Please click on the picture (above) to watch the recording of our online talk "Doctorate opportunities in Germany".
About the event:
The German doctorate enjoys an outstanding reputation. Germany’s research institutions, universities and companies welcome international researchers and offer excellent opportunities for doctoral students. Structured PhD programmes, for example, often have a strong international orientation with English as the team language.
Roughly 29,000 graduate students complete a doctorate in Germany every year – far more than in any other member state of the European Union. Every year, over 5,500 international scholars are awarded a doctoral degree by a German university.
Join our online talk and find out how to do your doctorate in Germany, how to find a supervisor, write a proposal and find funding opportunities.
“Doctorate opportunities in Germany“
How to find a supervisor, write a proposal, find funding opportunities.
Tuesday, 31. May 2022, 2:00 pm – 3:00 pm (CEST)
Hosted by: Dr. Birgit Klüsener, Director scholarships, German Academic Exchange Service (DAAD)
Dr.-Ing. Claudia Eggert, Member of the Presidential Board, in charge of research coordinaton, international cooperation and the support for doctoral and early career researchers, Bundesanstalt für Materialforschung und -prüfung (BAM)
The Bundesanstalt für Materialforschung und -prüfung (BAM) is a senior scientific and technical Federal institute with responsibility to the Federal Ministry for Economic Affairs and Energy. It tests, researches and advises to protect people, the environment and material goods. BAM sets and represents high standards for safety in technology and chemistry for Germany and for its global markets, to further develop the successful "Made in Germany" culture of quality.
Dr. Janie Wermter, Advisor for internationalisation and support for doctoral and early career researchers, Universität Hamburg, Faculty of Mathematics, Informatics and Natural Sciences
Universität Hamburg is is a university of excellence and northern Germany’s largest and most diverse center of research. In addition to 4 clusters of excellence, Universität Hamburg currently participate in 16 collaborative research centers, 25 German Research Foundation research groups, and 63 German Research Foundation priority programs. The University is known for its outstanding basic research as well as its applied and transfer research projects. The Faculty of Mathematics, Informatics and Natural Sciences (MIN) comprises the Departments of Biology, Chemistry, Earth System Sciences, Informatics, Mathematics, and Physics. Around 8,500 students, of which 1,800 are doctoral students and 1,800 trainee teachers, are taught and supervised by some 200 professors and 370 postdoctoral research assistants. In recent years, the MIN Faculty has earned an outstanding reputation for research and teaching.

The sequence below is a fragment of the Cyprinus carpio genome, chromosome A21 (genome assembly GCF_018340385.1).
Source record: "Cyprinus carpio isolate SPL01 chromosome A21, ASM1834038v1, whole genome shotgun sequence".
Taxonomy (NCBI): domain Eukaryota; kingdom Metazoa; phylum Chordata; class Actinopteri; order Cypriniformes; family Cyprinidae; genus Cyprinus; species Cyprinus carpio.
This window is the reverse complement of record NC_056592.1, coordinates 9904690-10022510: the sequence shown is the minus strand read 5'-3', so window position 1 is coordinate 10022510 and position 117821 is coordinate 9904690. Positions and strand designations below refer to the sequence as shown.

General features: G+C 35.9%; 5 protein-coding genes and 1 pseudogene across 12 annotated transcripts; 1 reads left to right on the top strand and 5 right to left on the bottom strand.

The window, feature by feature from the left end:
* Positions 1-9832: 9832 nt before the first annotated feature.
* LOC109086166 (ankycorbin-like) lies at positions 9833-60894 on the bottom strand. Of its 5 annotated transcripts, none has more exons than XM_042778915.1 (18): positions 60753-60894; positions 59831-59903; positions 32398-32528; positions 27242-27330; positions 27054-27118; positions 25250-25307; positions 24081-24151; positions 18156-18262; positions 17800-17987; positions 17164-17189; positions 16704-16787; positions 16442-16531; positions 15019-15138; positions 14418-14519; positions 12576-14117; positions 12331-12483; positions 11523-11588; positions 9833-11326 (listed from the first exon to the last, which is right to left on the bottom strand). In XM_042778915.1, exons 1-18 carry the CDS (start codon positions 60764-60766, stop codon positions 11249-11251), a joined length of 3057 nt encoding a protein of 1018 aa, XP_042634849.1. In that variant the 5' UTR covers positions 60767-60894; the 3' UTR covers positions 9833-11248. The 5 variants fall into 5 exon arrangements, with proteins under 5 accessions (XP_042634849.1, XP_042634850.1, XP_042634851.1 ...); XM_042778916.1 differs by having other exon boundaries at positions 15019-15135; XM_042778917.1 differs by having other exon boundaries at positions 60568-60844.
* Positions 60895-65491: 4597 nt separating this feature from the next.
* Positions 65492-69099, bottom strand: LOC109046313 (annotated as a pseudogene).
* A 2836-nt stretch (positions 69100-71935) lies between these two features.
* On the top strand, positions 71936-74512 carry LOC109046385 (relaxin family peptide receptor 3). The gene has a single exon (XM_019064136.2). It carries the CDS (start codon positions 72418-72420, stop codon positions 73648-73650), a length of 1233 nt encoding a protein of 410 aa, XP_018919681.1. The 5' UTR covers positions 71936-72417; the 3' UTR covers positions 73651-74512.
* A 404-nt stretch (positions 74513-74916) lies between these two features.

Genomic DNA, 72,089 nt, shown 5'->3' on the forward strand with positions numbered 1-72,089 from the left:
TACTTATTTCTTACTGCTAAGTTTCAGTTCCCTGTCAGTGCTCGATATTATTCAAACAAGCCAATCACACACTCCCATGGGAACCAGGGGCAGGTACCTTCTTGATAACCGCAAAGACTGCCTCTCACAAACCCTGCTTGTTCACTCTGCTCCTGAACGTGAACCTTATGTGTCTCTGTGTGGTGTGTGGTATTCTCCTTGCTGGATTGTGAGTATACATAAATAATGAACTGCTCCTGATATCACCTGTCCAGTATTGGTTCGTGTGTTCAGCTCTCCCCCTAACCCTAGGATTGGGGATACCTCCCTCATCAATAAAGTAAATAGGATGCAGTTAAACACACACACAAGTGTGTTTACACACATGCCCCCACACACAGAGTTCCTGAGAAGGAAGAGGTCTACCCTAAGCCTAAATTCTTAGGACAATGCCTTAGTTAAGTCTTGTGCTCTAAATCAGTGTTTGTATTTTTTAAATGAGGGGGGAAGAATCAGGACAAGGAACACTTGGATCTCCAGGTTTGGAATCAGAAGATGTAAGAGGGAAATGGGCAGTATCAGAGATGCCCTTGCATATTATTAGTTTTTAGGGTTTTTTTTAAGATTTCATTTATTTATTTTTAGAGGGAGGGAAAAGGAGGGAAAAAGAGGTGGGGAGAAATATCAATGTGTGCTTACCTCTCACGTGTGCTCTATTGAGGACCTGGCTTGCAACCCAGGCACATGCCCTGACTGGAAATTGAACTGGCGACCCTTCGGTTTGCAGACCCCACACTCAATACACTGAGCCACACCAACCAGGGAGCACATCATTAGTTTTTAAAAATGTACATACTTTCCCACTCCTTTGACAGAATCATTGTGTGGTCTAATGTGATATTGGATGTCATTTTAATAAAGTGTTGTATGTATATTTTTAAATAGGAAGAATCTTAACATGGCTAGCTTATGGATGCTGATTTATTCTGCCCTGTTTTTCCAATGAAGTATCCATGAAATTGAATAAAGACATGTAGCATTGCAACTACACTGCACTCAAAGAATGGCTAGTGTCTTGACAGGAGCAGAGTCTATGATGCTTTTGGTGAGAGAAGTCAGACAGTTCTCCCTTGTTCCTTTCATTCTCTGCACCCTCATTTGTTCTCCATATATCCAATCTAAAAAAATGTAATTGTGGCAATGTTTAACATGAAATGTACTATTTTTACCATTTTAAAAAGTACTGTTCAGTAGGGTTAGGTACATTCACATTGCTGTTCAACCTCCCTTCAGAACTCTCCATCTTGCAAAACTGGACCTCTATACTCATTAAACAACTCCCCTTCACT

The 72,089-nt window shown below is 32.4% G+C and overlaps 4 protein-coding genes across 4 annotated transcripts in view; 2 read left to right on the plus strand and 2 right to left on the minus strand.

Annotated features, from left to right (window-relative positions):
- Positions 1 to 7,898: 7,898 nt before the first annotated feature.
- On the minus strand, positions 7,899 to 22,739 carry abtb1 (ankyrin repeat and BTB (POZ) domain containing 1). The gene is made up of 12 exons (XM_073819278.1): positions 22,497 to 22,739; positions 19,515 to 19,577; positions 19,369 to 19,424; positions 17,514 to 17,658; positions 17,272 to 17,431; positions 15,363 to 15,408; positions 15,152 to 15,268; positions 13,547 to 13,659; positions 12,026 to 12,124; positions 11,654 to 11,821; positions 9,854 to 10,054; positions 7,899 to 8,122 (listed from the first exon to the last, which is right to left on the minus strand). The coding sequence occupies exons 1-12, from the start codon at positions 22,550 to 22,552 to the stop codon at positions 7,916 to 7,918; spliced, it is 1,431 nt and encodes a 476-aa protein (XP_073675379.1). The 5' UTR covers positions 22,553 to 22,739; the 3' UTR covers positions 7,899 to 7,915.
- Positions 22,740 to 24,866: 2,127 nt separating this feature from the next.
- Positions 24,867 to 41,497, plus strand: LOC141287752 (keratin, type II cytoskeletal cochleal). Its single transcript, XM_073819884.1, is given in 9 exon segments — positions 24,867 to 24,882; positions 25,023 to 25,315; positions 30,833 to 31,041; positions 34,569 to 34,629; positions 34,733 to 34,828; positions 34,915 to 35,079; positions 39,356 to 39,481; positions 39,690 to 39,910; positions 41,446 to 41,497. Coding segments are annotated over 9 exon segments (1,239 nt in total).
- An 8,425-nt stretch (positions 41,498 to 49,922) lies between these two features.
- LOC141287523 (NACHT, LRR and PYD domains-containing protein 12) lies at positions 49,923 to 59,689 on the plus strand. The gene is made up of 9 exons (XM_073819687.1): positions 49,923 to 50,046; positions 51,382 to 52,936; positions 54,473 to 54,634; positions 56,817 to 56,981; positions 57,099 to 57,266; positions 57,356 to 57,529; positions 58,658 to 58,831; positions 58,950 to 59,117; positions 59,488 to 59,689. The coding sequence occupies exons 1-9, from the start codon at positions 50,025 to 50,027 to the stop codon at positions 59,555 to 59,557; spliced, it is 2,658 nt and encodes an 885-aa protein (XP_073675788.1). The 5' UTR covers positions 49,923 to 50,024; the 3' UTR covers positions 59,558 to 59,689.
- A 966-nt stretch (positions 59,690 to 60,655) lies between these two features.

Universität Hamburg homepage
PhD at the MIN Faculty
Alissa Aarts, Human Resources Development and Recruiting department at Forschungszentrum Jülich & Ihsane Bichoutar, doctoral candidate in Medical Neuroscience, Institute of Neuroscience and Medicine, Forschungszentrum Jülich
More than 1,000 doctoral researchers from about 50 countries are conducting research for their doctoral theses at Jülich. In addition to intensive scientific supervision in the institutes, Forschungszentrum Jülich offers all doctoral researchers an interdisciplinary training programme delivered in English through JuDocS (Jülich Center for Doctoral Researchers and Supervisors). Along with compulsory courses such as “Good Scientific Practice” and “Scientific Presentation”, others like “Communicating in international Teams” and „Leading MSc Students” are optional. The institutes at Forschungszentrum Jülich work closely with the universities conferring the various doctoral degrees.
Forschungszentrum Jülich homepage
Swati Srivastava, doctoral candidate, Heidelberg Institute of Global Health, University of Heidelberg
Swati is currently a doctoral candidate and research assistant at the Health Economics and Health Financing Unit, Heidelberg Institute for Global Health. Her doctoral work uses mixed methods to explore the effect of the introduction of a government-funded health insurance scheme for the poor in India on implementation processes and quality of service provision in hospitals.
Heidelberg University, founded in 1386, is Germany’s oldest university and one of the strongest research universities in all of Europe. The successes in both rounds of the Excellence Initiative and in internationally recognised rankings prove that Heidelberg’s excellent reputation and leading role in the scientific community are well deserved. In terms of educating students and promoting promising early-career academics, Heidelberg relies on research-based teaching and an outstanding, well-structured training for doctoral candidates.
The Heidelberg Institute of Global Health (HIGH) is one of the research institutes at the Faculty of Medicine at Heidelberg University, Germany’s oldest university. Through its research, the institute aims to contribute to improving the health of some of the sickest and poorest populations worldwide, especially in Africa and Asia.
Heidelberg University homepage
Heidelberg Institute of Global Health (HIGH) homepage
For more information, contact us!